Do these numbers matter?

One of the websites that I visit a few times a week is Nate Silver’s FiveThirtyEight. Silver is a statistician. Numbers and polling are his bread and butter. Poor guy. I think if I had to endure a steady diet of polls I’d want to tear my hair out. I’d rather shovel snow. And that’s saying a lot since, in the last 24 hours, I have shoveled snow five times and am really, really sick of it.

FiveThirtyEight isn’t a strictly political site — it is a blog operated by ESPN and sports plays a central role there. But he does venture into politics and political polling. And he knows his numbers.

The other day, Silver had a column about net favorability of the Republican primary field among not only Republicans, but Independents and Democrats.

[It’s interesting to me how nobody ever bothers polling the net favorability of Democrats among Independents and Republicans. Why the hell is that? Is it that modern mathematical principles cannot record negative numbers that large?]

One of the arguments made for Donald Trump is that he would have crossover appeal — being able to garner votes from solidly Democrat and Independent voters. But the numbers just don’t add up.

From Silver’s article:

It’s hard to say exactly how well (or poorly) Trump might fare as the Republican nominee. Partisanship is strong enough in the U.S. that even some of his most ardent detractors in the GOP would come around to support him were he the Republican candidate. Trump has some cunning political instincts, and might not hesitate to shift back to the center if he won the GOP nomination. A recession or a terror attack later this year could work in his favor.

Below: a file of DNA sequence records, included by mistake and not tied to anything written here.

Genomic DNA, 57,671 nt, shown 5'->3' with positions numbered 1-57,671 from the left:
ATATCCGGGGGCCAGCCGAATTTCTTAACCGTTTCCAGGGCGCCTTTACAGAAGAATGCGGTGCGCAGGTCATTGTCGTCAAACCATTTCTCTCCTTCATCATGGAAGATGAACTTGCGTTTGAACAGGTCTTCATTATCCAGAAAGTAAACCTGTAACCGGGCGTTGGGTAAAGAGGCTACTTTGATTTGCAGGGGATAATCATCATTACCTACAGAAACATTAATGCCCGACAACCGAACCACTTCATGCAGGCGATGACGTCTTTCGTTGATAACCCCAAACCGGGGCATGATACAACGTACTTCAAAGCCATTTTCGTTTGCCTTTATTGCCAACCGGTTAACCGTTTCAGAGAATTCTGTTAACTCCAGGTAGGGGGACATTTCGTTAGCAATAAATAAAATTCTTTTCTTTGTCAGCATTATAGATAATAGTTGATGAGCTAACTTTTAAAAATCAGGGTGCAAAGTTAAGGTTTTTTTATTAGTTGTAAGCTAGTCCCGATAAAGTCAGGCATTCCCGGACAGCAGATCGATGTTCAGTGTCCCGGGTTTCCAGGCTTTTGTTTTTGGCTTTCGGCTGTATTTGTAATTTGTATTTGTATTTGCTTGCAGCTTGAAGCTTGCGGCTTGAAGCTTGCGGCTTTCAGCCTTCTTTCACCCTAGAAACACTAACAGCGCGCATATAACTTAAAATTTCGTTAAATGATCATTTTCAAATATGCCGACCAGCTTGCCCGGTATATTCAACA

But Trump would start at a disadvantage: Most Americans just really don’t like the guy.
Contra Rupert Murdoch’s assertion about Trump having crossover appeal, Trump is extraordinarily unpopular with independent voters and Democrats. Gallup polling conducted over the past six weeks found Trump with a -27-percentage-point net favorability rating among independent voters, and a -70-point net rating among Democrats; both marks are easily the worst in the GOP field. (Trump also has less-than-spectacular favorable ratings among his fellow Republicans.)

The truth is, among Independents, only three Republicans have a positive net favorability: Ben Carson (+5), Marco Rubio (+4) and Carly Fiorina (+1). The two frontrunners both have a negative net favorability among Independents: Ted Cruz (-3) and Donald Trump (-27).

Naturally, among Democrats every single Republican is in the red. And only John Kasich has single-digit negative net favorability (-4). Frontrunners Cruz and Trump hold double-digit negative favorability among Democrats (-37 and -70 respectively).

In truth, among Republicans only Jeb Bush (+13), Chris Christie (+23) and John Kasich (with a sorry +7) have lower net favorability than Donald Trump (+27). Cruz is far and away the leader with +51 among Republicans followed closely by Carson (+47) and Rubio (+46).

Now the question is, do these numbers matter?

Are they predictive in any way?

Probably not. But what I do find interesting about them is they don’t seem to mesh with the narrative we have been hearing — not just in the Enslaved Press, but among Republicans.

The narrative is, among the frontrunners, Cruz could never be elected because Independents and Democrats would never vote for him. But, Trump would have crossover appeal and would draw voters who ordinarily vote for the Democrat nominee, thereby putting even the bluest states like New York in play.